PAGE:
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Sending the Notice of Exchange to Employees

The ACA requires that employers provide employees with a written notice containing the information regarding exchanges and possible subsidies when purchasing individual coverage through a public exchange. Originally the ACA required the notice be provided to employees by March 1, 2013; however, the DOL issued guidance delaying the notice requirement.

Employers are now required to provide the notice to all current employees no later than October 1, 2013. We are recommending that employers wait to send the notice until mid-September to avoid any confusion since the details of the exchanges will not be available until October 1st.  Employers are also required to provide the notice to each new employee at the time of hire. For new hires, a notice provided within 14 days of an employee’s start date will be considered timely through the end of 2014 (pending additional guidance).

How to Send the Notice

  • The DOL guidance specifically states the notice may be provided by first-class mail, or electronically if the requirements of the DOL’s electronic disclosure safe harbor are met.
  • While this guidance does not specifically endorse the distribution of the notice directly to employees at the worksite, previous comments by the DOL have implied that distribution of the notice with other benefits and enrollment material would be allowed. Further clarification from the DOL regarding this possible method of distribution would be helpful.
  • The notice must be provided to all employees, full-time and part-time, regardless of enrollment status. Employers are not required to provide the notice to spouses and/or dependents.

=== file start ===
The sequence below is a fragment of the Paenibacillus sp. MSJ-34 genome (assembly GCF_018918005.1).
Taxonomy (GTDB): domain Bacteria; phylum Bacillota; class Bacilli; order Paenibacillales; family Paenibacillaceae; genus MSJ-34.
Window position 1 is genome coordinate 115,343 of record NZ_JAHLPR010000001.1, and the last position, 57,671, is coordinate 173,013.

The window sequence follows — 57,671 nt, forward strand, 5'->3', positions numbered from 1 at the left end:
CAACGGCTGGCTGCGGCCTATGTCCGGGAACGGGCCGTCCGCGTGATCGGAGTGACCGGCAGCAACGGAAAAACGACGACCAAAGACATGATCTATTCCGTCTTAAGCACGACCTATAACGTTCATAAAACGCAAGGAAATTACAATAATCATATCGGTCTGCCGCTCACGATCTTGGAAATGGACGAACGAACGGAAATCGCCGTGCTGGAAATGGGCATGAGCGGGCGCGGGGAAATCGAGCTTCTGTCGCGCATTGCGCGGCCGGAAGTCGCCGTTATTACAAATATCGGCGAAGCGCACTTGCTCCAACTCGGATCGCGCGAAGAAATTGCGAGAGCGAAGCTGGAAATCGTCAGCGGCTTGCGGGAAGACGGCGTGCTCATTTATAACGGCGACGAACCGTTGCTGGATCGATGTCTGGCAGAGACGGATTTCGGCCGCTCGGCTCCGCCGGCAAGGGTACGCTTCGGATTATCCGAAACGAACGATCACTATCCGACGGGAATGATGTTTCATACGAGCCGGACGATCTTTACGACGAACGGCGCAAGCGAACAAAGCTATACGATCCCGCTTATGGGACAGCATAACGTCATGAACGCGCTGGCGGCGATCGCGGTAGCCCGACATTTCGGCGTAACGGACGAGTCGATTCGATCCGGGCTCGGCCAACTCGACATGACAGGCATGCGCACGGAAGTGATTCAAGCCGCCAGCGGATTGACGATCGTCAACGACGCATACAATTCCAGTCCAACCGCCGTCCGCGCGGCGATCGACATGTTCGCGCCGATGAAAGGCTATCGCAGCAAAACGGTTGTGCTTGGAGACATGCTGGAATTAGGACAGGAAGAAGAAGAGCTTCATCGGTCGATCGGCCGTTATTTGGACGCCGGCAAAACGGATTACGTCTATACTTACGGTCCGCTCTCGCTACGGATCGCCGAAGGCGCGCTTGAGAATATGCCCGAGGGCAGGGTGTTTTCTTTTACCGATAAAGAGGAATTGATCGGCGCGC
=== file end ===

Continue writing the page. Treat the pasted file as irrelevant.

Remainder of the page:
DOL Guidance and DOL Model Notices
The DOL published model notices for employers to use – one designed for employers offering health coverage and one for employers not offering health coverage. The models can be found at Since the DOL model notices have been released there has been significant confusion regarding what information must be provided to employees. The DOL models contain a considerable amount of extra information that is not required by the law. This additional “optional” information creates a significant administrative burden on employers.

Understandably, employers are nervous about making changes to the DOL model notices. Importantly, however, the statute requires only that the following information be addressed in the notice:

  • Informing the employee of the existence of the Marketplace (referred to in the statute as the Exchange) including a description of the services provided by the Marketplace, and the manner in which the employee may contact the Marketplace to request assistance;
  • Notify employees that if the employer’s plan does not provide minimum value (as defined by the ACA), employees may be eligible for a premium tax credit if the employee purchases a qualified individual health plan through the Marketplace; and
  • If the employee purchases a qualified health plan through the Marketplace, the employee would lose the tax-free employer contribution to any health benefits plan offered, and premiums paid for individual coverage would be made on an after-tax basis.

Furthermore, the DOL guidance released in conjunction with the model notices makes it clear that employers are not required to use the model notice as long as the required elements (described above) are included in an employer’s communication.

What’s Missing from the Model Notice?
The DOL model notices fail to communicate what is arguably the most important thing an employer may want to communicate to employees. Most employees (and their eligible family members) will not qualify for federal subsidies described in the model notice because the employee is eligible for “affordable” employer-sponsored health insurance.

Affordable Coverage

The ACA defines that an employer plan is affordable to the employee if the required employee contribution to participate in single (employee only) coverage is no more than 9.5% of that employee’s household income.

For a large majority of full time employees (other than relatively low wage workers), their employer plan will be affordable, and all the information about federal subsidies does not apply to them. For example if an employee has an annual household income of just $24,000, the required contribution for single coverage would need to be more than $190.00 per month for the employer plan to be considered “unaffordable”.